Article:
To unlearn means to let go and make room for something new.
For most people, unlearning sounds counterintuitive. Especially in work settings. We always highlight the value of continuous learning, discovering new information, and building knowledge. And, after all, why would anyone want to unlearn something if they’ve worked hard to learn it in the first place?
However, through unlearning, people undergo a process of questioning and challenging existing assumptions, biases, habits, or attitudes. This will lead to creating new perspectives and experiences.
People have been unlearning since childhood, even without realizing it. For instance, kids believe that eating spinach (like Popeye) will make them strong, only to realize later in life that this isn’t true. Later on, as professionals, due to the pandemic, many people had to unlearn how to work in the office and, instead, picked up the skill of working from home. Or, people are ditching stereotypes about cultural or other differences and becoming more open to variety, embracing diversity.
Unlearning is not throwing away knowledge that’s been hard-earned for no reason.
It’s a healthy, natural, and necessary step in the learning process. It’s about opening up to other perspectives and updating old beliefs and concepts.
Understanding the need for unlearning
Being able to unlearn is necessary in such a fast-paced world. Unlearning is “the new learning,” and businesses should adopt this approach.
Why employees should practice unlearning for professional development
Employees must unlearn in order to move forward, work more effectively, and support the organization’s mission.
Every business (or even team) has its own processes and ways of doing things. People can’t work the same way in different organizations, even if the role is similar. For example, if a person changes jobs, they need to unlearn the steps and techniques they used to follow in their old position to better fit their new role. If they stick to their old habits, their work will potentially cause turbulence with how the rest of the team and company work.
For employees to be able to learn new skills and adapt to the role’s expectations, unlearning should take place first. Bear this in mind–our brains can only contain this much information. It’s necessary to forget first, free up space, then acquire new knowledge.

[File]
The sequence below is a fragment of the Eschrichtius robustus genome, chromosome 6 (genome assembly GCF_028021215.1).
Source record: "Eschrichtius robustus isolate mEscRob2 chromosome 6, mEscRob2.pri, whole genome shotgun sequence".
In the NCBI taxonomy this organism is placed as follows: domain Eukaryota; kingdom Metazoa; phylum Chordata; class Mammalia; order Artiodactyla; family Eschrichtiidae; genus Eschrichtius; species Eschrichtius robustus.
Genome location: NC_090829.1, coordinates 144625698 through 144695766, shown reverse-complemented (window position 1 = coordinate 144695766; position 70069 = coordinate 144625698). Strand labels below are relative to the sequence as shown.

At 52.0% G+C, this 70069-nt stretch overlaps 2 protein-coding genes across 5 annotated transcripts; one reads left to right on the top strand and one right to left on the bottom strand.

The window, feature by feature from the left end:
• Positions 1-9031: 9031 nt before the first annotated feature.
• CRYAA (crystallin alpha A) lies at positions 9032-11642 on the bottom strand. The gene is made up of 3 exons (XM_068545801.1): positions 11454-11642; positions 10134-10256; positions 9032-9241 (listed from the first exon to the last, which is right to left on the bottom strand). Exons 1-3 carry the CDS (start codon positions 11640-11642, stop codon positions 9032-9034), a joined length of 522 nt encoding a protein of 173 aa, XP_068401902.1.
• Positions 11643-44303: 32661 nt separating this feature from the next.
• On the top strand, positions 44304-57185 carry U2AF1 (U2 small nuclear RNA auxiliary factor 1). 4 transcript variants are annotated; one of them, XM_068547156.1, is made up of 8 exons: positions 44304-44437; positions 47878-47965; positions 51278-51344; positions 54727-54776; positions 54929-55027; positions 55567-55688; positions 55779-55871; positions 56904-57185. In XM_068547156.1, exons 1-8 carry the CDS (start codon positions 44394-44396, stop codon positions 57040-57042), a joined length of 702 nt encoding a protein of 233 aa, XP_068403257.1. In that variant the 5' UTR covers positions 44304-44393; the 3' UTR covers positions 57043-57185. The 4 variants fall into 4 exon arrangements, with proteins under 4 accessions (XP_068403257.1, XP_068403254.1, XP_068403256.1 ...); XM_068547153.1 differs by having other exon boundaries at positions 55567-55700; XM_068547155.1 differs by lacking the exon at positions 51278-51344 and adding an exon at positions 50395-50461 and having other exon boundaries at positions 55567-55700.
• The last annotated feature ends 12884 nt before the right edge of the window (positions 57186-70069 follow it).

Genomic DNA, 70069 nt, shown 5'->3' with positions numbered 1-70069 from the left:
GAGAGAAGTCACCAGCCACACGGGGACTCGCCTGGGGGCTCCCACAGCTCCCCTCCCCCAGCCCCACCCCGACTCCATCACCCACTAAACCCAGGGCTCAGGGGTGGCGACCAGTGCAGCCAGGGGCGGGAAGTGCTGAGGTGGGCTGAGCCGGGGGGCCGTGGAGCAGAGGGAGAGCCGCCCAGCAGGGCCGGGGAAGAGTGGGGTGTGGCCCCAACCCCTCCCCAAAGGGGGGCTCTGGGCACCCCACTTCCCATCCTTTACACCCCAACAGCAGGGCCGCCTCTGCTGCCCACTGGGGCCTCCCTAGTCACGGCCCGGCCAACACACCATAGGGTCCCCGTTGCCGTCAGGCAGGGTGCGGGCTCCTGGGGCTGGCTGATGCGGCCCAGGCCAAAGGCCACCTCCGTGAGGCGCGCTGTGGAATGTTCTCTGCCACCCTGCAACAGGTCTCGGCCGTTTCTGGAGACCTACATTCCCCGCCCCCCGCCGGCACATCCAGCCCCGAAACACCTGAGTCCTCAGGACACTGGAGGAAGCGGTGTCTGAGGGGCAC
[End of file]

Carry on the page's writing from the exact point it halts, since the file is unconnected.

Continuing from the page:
Why businesses should foster an unlearning culture
The ultimate fear of organizations is coming to a complete halt. Social, economic, and digital systems are changing faster than ever, as well as the processes that run them. What used to be the perfect recipe is now outdated and replaced with other processes that bring actual progress.
Businesses that want to navigate this changing landscape, must get rid of outdated knowledge. To be able to adapt means fostering an unlearning culture and not being intimidated to change habits.
Also, businesses need a highly-skilled workforce to be able to operate smoothly. 79% of CEOs believe that the lack of essential skills in their workforce is threatening their organization’s future growth. And as mentioned above, for employees to pick up new skills and boost the business, it’s essential that they unlearn first.
Let’s take, for example, companies that managed to bounce back from a failure. They had to unlearn what they were doing (as it most probably led to this failure) and discover other, more effective ways to run their business. Without a culture of unlearning, this wouldn’t have been possible. Or it would take longer for the business to recover.
For instance, IBM managed to bounce back from failure through unlearning and adaptation. During the 1990s, some strategic missteps and competition led to a crisis, leading to the organization performing poorly in the computer market. However, by embracing open standards, shifting focus to services, reorganizing, emphasizing R&D, and forming partnerships, IBM became an innovative and adaptable company. This means that unlearning traditional approaches and following new strategies enabled success. This turnaround during the early 00s affirms the importance of unlearning for thriving in a dynamic landscape.
Learning to unlearn: Best practices and tips
Yet, change doesn’t always happen naturally. It’s essential to try to remove outdated habits and practices actively.
This is why organizations should discover all the best practices to be able to foster an unlearning culture among their teams and reach success.
Identify deeply ingrained habits
Habits are behaviors that have automatically been wired into people’s brains because of repetition. So, if employees have learned to do something a certain way over the years, they’ve picked up the habit of doing so unconsciously.
But for businesses to grow, it’s necessary to break these habits. The first step to do this is to pinpoint these habits and assess their effectiveness based on current and upcoming work conditions.
Identify such habits by:
- Gathering employee feedback on work processes and outcomes
- Reaching out to new hires; they have a fresh perspective and can more easily pinpoint habits
- Conducting focus groups with diverse participants to discuss company practices and how employees behave
- Reviewing and studying older decisions and actions to identify any persistent biases or tendencies that might have influenced outcomes
- Interviewing key stakeholders, like leaders, managers, and long-term employees to understand their perspectives on company practices and norms
- Going over the employee onboarding process and assessing how new employees are integrated into the company culture and whether certain habits are passed down during onboarding